Digital Storytelling—the missing key to online faculty development?
Patrick Lowenthal, Regis University, United States ; Ellen Stevens, Joanna Dunlap, University of Colorado at Denver and Health Sciences, United States
Society for Information Technology & Teacher Education International Conference, in Phoenix, AZ, USA ISBN 978-1-880094-55-6 Publisher: Association for the Advancement of Computing in Education (AACE), Waynesville, NC USA
This discussion will explore digital storytelling as a means to improve online faculty development. Institutions are beginning to place a greater emphasis on learner outcomes, leading to an interest in teaching quality and faculty development. Online faculty development is just one of many strategies institutions are using to develop faculty. However, online faculty development can isolate and depersonalize the experience. Digital storytelling may be an excellent way of engaging learners. Just as case studies are a successful tool to contextualize and situate learning, digital storytelling might be able to take case studies a step further by personalizing and humanizing both the instructional task and the online environment. This roundtable discussion will investigate these ideas further as well as share experiences using case studies, storytelling, and digital storytelling in online faculty development.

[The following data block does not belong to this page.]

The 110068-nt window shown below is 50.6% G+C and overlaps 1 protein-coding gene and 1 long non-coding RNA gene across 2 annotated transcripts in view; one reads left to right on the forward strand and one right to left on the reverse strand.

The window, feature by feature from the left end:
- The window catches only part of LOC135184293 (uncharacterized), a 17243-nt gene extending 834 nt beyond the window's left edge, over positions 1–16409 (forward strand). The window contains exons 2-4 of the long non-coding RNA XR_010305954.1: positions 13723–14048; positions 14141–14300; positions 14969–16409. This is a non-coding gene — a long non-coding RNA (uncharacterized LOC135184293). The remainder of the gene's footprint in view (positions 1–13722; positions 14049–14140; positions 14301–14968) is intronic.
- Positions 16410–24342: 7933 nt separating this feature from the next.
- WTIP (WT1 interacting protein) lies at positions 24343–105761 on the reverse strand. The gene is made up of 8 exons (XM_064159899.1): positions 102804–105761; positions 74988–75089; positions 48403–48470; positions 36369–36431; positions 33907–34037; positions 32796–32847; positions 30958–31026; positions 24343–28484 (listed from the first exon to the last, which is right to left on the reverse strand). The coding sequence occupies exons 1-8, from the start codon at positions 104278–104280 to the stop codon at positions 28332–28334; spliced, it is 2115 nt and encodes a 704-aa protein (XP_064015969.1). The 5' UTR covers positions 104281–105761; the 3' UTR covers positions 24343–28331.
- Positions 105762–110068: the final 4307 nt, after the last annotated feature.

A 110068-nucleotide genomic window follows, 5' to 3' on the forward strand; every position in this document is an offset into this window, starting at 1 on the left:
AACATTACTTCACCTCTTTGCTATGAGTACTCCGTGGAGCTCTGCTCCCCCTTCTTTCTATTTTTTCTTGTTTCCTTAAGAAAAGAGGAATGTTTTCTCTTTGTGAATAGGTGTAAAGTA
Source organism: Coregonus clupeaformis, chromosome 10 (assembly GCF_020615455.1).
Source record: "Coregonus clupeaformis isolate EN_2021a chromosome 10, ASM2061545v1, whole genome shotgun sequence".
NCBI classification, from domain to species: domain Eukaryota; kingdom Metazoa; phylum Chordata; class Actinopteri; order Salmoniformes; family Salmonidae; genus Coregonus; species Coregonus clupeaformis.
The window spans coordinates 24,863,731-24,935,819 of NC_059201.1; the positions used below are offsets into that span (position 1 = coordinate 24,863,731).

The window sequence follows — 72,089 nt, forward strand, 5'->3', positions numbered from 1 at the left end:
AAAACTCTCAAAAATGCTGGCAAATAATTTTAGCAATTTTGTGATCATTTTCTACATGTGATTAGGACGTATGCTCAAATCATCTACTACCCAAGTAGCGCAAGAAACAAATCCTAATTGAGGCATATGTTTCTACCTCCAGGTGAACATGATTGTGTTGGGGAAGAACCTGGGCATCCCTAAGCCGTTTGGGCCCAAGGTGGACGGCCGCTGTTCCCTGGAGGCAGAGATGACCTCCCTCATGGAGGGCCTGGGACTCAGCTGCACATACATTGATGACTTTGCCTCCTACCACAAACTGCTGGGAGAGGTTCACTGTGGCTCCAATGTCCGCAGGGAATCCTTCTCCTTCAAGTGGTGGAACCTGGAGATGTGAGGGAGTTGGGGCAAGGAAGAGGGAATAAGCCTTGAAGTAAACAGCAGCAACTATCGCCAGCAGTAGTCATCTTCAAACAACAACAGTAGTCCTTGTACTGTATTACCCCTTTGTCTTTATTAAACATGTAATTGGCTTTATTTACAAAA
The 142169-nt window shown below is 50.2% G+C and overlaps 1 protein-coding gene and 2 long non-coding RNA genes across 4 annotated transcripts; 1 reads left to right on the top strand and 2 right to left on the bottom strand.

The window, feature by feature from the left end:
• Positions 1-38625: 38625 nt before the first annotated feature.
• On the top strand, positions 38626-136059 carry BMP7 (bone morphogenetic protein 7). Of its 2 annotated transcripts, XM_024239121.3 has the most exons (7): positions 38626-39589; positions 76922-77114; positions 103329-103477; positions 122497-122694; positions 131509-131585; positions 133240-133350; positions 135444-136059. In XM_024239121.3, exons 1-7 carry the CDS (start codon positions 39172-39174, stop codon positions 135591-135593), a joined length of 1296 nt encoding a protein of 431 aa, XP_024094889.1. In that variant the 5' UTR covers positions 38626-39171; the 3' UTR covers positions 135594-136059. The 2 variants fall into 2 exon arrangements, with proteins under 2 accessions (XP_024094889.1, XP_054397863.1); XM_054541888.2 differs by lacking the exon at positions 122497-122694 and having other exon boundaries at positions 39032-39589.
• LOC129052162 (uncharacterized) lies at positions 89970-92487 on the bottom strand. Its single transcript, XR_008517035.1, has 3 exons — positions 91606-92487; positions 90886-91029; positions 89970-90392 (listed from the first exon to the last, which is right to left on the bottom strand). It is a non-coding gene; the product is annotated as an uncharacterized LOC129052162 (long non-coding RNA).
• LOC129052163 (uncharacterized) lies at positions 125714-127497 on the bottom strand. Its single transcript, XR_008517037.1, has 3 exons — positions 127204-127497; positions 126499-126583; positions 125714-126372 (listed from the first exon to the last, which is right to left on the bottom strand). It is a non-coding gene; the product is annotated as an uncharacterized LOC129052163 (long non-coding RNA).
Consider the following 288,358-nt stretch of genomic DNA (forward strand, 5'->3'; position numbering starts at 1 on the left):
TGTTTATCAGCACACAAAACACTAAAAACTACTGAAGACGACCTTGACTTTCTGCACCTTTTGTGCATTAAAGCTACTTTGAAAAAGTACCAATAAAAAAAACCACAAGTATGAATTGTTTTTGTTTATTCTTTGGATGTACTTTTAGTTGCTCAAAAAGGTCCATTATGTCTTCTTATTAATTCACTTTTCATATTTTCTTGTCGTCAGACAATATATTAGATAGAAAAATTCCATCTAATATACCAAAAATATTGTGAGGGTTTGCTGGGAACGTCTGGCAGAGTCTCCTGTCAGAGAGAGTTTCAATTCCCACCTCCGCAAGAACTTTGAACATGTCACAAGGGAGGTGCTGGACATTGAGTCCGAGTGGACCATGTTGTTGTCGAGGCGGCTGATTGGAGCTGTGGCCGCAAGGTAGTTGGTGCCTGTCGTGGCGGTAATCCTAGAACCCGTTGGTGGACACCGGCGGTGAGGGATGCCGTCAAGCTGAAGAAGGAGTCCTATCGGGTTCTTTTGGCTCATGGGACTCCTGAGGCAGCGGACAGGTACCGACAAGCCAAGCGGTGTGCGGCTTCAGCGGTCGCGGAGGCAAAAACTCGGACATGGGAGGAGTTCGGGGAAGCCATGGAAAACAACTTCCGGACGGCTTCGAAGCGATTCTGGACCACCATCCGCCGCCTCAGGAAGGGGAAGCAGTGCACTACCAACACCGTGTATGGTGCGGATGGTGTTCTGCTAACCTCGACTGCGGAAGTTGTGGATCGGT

Lowenthal, P., Stevens, E. & Dunlap, J. (2005). Digital Storytelling—the missing key to online faculty development?. In C. Crawford, R. Carlsen, I. Gibson, K. McFerrin, J. Price, R. Weber & D. Willis (Eds.), Proceedings of SITE 2005--Society for Information Technology & Teacher Education International Conference (pp. 1187-1190). Phoenix, AZ, USA: Association for the Advancement of Computing in Education (AACE).